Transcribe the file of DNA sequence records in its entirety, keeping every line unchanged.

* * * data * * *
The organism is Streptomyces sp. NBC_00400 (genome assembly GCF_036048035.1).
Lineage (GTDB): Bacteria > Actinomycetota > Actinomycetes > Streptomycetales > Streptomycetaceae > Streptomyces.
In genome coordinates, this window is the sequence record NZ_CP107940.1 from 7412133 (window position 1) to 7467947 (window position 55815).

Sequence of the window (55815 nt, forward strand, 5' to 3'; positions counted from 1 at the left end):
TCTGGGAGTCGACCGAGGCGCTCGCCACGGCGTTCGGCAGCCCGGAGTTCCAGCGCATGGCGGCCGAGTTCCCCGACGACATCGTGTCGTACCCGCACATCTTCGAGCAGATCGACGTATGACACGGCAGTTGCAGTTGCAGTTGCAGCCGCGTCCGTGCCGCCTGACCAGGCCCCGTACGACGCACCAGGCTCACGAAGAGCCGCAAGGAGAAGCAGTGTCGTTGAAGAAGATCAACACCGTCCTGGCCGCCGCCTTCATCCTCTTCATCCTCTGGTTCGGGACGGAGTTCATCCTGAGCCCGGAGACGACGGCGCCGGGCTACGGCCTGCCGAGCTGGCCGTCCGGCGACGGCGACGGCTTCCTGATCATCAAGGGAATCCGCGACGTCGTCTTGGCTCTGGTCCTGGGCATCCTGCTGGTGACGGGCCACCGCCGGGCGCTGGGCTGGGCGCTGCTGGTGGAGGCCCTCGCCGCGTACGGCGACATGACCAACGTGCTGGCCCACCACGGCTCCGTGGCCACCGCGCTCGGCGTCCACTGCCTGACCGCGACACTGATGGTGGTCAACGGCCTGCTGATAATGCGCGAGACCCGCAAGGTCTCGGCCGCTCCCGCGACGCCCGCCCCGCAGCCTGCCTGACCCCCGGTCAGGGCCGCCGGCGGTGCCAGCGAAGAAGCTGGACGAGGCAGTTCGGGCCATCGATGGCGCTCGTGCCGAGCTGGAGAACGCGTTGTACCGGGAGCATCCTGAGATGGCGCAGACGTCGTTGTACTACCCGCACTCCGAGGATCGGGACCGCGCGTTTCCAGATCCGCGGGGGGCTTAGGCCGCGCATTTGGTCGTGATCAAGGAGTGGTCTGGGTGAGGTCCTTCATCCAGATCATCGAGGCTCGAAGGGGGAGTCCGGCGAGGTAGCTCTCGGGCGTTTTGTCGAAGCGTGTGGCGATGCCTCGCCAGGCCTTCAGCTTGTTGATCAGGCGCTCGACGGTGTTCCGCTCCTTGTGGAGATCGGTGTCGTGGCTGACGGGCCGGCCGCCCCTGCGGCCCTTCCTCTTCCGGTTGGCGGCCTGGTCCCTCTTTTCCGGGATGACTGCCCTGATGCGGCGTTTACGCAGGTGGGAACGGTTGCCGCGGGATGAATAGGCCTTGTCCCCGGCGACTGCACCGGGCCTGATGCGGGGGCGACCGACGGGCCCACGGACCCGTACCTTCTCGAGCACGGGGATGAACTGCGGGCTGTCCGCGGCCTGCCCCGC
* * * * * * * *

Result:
The organism is Streptomyces sp. NBC_00400 (genome assembly GCF_036048035.1).
Lineage (GTDB): Bacteria > Actinomycetota > Actinomycetes > Streptomycetales > Streptomycetaceae > Streptomyces.
In genome coordinates, this window is the sequence record NZ_CP107940.1 from 7412133 (window position 1) to 7467947 (window position 55815).

Sequence of the window (55815 nt, forward strand, 5' to 3'; positions counted from 1 at the left end):
TCTGGGAGTCGACCGAGGCGCTCGCCACGGCGTTCGGCAGCCCGGAGTTCCAGCGCATGGCGGCCGAGTTCCCCGACGACATCGTGTCGTACCCGCACATCTTCGAGCAGATCGACGTATGACACGGCAGTTGCAGTTGCAGTTGCAGCCGCGTCCGTGCCGCCTGACCAGGCCCCGTACGACGCACCAGGCTCACGAAGAGCCGCAAGGAGAAGCAGTGTCGTTGAAGAAGATCAACACCGTCCTGGCCGCCGCCTTCATCCTCTTCATCCTCTGGTTCGGGACGGAGTTCATCCTGAGCCCGGAGACGACGGCGCCGGGCTACGGCCTGCCGAGCTGGCCGTCCGGCGACGGCGACGGCTTCCTGATCATCAAGGGAATCCGCGACGTCGTCTTGGCTCTGGTCCTGGGCATCCTGCTGGTGACGGGCCACCGCCGGGCGCTGGGCTGGGCGCTGCTGGTGGAGGCCCTCGCCGCGTACGGCGACATGACCAACGTGCTGGCCCACCACGGCTCCGTGGCCACCGCGCTCGGCGTCCACTGCCTGACCGCGACACTGATGGTGGTCAACGGCCTGCTGATAATGCGCGAGACCCGCAAGGTCTCGGCCGCTCCCGCGACGCCCGCCCCGCAGCCTGCCTGACCCCCGGTCAGGGCCGCCGGCGGTGCCAGCGAAGAAGCTGGACGAGGCAGTTCGGGCCATCGATGGCGCTCGTGCCGAGCTGGAGAACGCGTTGTACCGGGAGCATCCTGAGATGGCGCAGACGTCGTTGTACTACCCGCACTCCGAGGATCGGGACCGCGCGTTTCCAGATCCGCGGGGGGCTTAGGCCGCGCATTTGGTCGTGATCAAGGAGTGGTCTGGGTGAGGTCCTTCATCCAGATCATCGAGGCTCGAAGGGGGAGTCCGGCGAGGTAGCTCTCGGGCGTTTTGTCGAAGCGTGTGGCGATGCCTCGCCAGGCCTTCAGCTTGTTGATCAGGCGCTCGACGGTGTTCCGCTCCTTGTGGAGATCGGTGTCGTGGCTGACGGGCCGGCCGCCCCTGCGGCCCTTCCTCTTCCGGTTGGCGGCCTGGTCCCTCTTTTCCGGGATGACTGCCCTGATGCGGCGTTTACGCAGGTGGGAACGGTTGCCGCGGGATGAATAGGCCTTGTCCCCGGCGACTGCACCGGGCCTGATGCGGGGGCGACCGACGGGCCCACGGACCCGTACCTTCTCGAGCACGGGGATGAACTGCGGGCTGTCCGCGGCCTGCCCCGC